Parliamentary prayer for our time

Prayer is for those who don’t have a clue about progress

At least some Tory MPs understand what true conservatism is all about.

Acting on that insight, Crispin Blunt has proposed that parliamentary proceedings should no longer start with a prayer.

Parliamentary prayers, he explained, are “not compatible with a society which respects the principle of freedom of and from religion”.

As a lifelong champion of progress and secularism, I couldn’t agree more. Alas, some, mercifully few, unrepentant reactionaries agree quite a bit less. In fact, they don’t agree at all.

Their turgid arguments don’t deserve to be repeated, but I’ll mention them anyway, just to show how grossly they misunderstand the essence of today’s conservatism.

Thus they claim it would take a major constitutional shift to free Britain from the overbearing yoke of religion. They even dare to remind us that, unlike some other Anglophone countries one could mention, Britain has a state religion.

In fact, and I’m ashamed even to think of this, our reigning head of state promised on her ascent to maintain “the Laws of God and the true profession of the Gospel”.

Those fossils should look at the calendar. It’s 2019 now, and that oath was taken in 1953. This means that those alive at the time are now either dead or at least in possession of bus passes.

In other words, these wrinkly reactionaries are the same scoundrels who tried to derail the train of progress by voting to leave that most progressive of all political arrangements, the EU. Off to the knacker’s yard with them – or the euthanasia clinic if you’d rather.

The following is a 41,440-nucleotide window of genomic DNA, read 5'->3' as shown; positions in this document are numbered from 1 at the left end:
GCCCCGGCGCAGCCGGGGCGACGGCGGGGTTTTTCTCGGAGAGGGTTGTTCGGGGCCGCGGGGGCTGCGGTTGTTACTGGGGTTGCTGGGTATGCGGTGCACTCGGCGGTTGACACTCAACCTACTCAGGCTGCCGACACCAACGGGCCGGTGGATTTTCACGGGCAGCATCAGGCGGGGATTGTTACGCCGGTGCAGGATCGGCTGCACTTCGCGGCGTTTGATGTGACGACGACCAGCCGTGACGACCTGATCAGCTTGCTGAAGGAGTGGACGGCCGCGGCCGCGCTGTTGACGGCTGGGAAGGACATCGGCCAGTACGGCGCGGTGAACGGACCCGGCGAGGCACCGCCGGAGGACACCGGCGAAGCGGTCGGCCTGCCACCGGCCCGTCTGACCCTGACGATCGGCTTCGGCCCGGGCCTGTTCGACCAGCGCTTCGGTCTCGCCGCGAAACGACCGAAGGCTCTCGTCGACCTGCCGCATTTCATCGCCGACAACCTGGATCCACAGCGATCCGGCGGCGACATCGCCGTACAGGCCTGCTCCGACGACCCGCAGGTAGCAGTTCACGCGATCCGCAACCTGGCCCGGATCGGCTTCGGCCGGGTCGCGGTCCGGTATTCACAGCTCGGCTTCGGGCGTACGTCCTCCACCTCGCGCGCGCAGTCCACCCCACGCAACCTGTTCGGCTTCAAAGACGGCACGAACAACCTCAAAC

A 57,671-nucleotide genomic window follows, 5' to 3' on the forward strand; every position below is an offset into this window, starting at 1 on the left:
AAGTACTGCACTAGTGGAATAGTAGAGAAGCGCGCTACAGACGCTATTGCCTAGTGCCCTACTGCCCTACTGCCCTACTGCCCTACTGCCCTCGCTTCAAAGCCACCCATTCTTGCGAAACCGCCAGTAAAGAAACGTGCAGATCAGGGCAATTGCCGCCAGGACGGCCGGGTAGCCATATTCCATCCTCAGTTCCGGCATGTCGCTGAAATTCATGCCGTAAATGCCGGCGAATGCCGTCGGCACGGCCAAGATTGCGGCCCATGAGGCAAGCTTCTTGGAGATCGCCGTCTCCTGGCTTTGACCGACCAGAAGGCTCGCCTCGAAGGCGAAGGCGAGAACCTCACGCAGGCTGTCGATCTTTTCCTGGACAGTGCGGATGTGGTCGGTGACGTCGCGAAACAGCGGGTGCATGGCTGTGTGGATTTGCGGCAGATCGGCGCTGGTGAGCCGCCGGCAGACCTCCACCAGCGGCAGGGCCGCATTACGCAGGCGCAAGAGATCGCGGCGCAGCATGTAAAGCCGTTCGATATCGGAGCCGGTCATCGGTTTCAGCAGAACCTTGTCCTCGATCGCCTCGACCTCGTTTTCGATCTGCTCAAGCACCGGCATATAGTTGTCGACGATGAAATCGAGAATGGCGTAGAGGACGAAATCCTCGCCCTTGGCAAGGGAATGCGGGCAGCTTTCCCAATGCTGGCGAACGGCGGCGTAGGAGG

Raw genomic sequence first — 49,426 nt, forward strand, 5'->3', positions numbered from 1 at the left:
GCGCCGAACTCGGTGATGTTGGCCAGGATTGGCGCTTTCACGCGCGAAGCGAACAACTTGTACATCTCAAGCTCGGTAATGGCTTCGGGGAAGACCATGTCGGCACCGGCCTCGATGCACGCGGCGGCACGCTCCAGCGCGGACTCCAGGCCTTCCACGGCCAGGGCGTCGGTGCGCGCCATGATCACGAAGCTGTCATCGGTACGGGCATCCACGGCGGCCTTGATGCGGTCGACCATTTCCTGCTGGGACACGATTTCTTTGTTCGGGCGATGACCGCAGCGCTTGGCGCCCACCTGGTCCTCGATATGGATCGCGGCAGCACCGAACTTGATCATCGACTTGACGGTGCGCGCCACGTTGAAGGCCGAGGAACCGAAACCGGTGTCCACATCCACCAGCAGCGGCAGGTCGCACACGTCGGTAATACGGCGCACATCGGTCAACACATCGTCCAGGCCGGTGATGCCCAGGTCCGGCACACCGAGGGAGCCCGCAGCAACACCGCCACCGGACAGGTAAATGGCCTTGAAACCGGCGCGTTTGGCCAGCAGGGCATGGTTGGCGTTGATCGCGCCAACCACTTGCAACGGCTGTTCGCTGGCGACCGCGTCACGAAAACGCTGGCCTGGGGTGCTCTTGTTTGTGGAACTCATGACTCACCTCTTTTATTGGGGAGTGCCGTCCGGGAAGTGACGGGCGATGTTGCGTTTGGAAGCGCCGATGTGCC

The rest of us must march on to the beat of modernity because the dial of civilisation is reset in every new generation. In one era, out the other, that’s what I say.

Today’s vibrant, progressive generation needs no God, no Queen (we do need many queens, but that’s a separate subject) and – between you and me – no Britain, oh so self-righteous about her precious sovereignty.

Another specious argument is that parliamentary prayer has been around since 1558. But that’s precisely the reason to bin it now.

You wouldn’t drive a 1958 car, would you? No ABS, no automatic transmission, no seat belts, no GPS – who needs that piece of antiquated rubbish? Why then would you want to keep an antediluvian practice that’s 400 years older than that?

However, my good friend Crispin and I may be progressive Tories, but Tories we are. That’s why we think twice before wantonly abandoning anything.

Hence, rather than dumping parliamentary prayer out of hand, we ought to make a good fist of bringing it up to date in accordance with the progressive standards of our time.

Crispin and I have been trying to do just that, but it’s still work in progress. So we’d welcome any suggestions from our fellow progressive Tories, and proponents of other progressive beliefs too, come to think of it.

Meanwhile, this is where we’ve got so far, editing this outdated document word by word.

“Lord, the God of righteousness and truth…” It should be instantly obvious that the word ‘God’, unless implied in the acronym OMG, has no place in a modern legislature.

‘Lord’, however, can stay, provided we specify which lord we have in mind. Mandelson? Adonis? Or, if we’re after blind allegiance, Blunkett? We’re still debating that, but you catch the drift.